brands (Exhibit: I), turnover of over Rs. 10,000 crores and 40,000 employees. HLL derived around 50% of its sales from rural areas. HLL's rural marketing initiatives began way back in 1988, when the company had launched 'Wheel' for the rural and lower income urban consumer. These efforts had intensified since the late 1990s when HLL like many other companies faced flat growth in the urban markets. In early 2004, as it reviewed its past performance, HLL realized that bulk of its future growth was likely to come from rural areas. The challenge for HLL was to exploit this opportunity in a profitable manner. The objectives of Project Shakti, explains Dalip Sehgal, Executive Director, New Ventures & Marketing Services, HLL, is creating opportunities to increase rural family incomes puts more money in their hands to purchase the range of daily consumption products - from soaps to toothpastes - that HLL makes. It also enables HLL access hitherto unexplored rural hinterlands. Says Sehgal, "We looked at several models of rural distribution, even at the Grameen Bank model in Bangladesh, before we decided on the pilot in Nalgonda to figure out this model. Now the model has been refined based on our learning here and we expect to roll out quickly in other states." For HLL greater penetration in rural areas is also an imperative - presently over 50 per cent of its incomes for several of its product categories like soaps and detergents come from rural India. The challenge for HLL now is to take its products to towns with a smaller population - under 2,000 people. As Sehgal points out, HLL's conventional hub-and-spoke distribution model which it uses to great effect in both urban and semi-urban markets, wouldn't be cost-effective in penetrating the smaller villages. Now, with this new distribution model, the smaller markets are now being referred to as `Shakti markets'.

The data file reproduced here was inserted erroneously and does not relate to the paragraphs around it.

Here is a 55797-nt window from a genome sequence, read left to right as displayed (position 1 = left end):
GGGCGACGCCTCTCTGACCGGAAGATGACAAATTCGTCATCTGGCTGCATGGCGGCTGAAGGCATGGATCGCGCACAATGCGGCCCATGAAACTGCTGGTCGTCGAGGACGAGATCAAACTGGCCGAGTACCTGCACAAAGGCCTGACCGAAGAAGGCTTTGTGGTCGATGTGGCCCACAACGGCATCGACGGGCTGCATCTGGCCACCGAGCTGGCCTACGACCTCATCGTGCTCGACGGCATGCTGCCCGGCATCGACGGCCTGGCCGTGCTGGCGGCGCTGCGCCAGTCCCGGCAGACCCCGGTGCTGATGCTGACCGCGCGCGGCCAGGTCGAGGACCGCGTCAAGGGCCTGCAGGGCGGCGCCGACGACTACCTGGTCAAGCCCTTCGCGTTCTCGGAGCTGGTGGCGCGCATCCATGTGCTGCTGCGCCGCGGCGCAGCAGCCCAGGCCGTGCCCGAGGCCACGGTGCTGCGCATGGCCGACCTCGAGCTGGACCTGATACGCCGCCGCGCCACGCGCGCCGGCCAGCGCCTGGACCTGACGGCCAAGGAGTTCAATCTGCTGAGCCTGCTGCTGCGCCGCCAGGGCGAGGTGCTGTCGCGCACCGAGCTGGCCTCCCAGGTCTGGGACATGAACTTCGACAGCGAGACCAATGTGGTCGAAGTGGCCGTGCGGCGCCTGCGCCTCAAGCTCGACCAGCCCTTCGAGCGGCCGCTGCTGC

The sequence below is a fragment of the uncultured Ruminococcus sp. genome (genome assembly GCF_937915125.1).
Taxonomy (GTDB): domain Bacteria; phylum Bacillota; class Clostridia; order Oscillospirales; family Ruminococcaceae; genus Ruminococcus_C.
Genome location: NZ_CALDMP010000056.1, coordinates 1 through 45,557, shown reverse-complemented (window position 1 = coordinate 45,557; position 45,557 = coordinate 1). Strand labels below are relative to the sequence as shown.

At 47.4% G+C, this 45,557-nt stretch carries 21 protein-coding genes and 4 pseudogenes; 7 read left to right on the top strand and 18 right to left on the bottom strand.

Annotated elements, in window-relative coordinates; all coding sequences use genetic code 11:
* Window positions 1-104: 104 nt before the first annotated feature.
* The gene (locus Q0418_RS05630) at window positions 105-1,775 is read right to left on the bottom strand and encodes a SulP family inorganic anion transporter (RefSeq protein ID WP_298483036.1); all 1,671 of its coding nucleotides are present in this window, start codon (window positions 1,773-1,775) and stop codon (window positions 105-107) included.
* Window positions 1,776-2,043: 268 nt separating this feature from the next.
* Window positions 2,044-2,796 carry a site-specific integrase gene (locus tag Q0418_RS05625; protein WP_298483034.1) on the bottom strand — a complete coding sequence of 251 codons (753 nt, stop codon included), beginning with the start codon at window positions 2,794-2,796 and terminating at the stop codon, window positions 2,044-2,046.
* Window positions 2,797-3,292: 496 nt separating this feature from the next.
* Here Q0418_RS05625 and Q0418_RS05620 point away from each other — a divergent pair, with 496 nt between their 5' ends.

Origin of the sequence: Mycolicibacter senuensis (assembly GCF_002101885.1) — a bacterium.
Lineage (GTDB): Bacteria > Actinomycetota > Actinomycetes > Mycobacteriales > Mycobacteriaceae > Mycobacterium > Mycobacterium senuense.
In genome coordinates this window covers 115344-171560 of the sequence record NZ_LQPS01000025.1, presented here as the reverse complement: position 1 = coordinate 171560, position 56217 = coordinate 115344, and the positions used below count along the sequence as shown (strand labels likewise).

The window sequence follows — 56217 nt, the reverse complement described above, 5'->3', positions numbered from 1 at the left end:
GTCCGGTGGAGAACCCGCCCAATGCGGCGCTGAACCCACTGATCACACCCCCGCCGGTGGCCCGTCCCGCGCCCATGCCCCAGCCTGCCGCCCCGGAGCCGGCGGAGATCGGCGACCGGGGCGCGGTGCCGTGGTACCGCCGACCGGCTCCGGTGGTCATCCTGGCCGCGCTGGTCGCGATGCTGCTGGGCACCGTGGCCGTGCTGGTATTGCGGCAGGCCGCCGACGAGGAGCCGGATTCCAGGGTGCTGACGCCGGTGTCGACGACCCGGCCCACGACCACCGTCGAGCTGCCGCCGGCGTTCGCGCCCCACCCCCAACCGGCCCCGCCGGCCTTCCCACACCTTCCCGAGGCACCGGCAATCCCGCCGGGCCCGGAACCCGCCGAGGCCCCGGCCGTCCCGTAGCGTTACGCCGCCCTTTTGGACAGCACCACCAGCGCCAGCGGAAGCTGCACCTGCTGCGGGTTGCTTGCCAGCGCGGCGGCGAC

HLL's INITIATIVE IN RURAL DEVELOPMENT: Hindustan Lever Limited (HLL) and its constituent companies have been in India since 1931. Over these decades, while HLL has benefited from the developments in the country, it has contributed equally to these developments. HLL has consciously woven India's imperatives with the company's strategies and operations. The company’s main contributions include developing and using relevant technologies, stimulating industrialization, boosting exports, adding value to agriculture and generating productive employment and income opportunities. HLL has been proactively engaged in rural development since 1976 with the initiation of the Integrated Rural Development Programme in the Etah district of Uttar Pradesh, in tandem with the company’s dairy operations. This Programme now covers 500 villages in the district. Subsequently, the factories that HLL continued establishing in less-developed regions of the country have been engaged in similar programmes in adjacent villages. These factory-centered activities mainly focus on training farmers, animal husbandry, generating alternative income, health & hygiene and infrastructure development. The company has acquired a wealth of experience and learning from these activities. KEY LEARNING’S ON RURAL DEVELOPMENT: The principal issue in rural development is to create income-generating opportunities for the rural population. Such initiatives are successful and sustainable when linked with the company’s core business and is mutually beneficial to both the population for whom the programme is intended and for the company. Based on these insights, HLL launched Project Shakti in the year 2001, in keeping with the purpose of integrating business interests with national interests.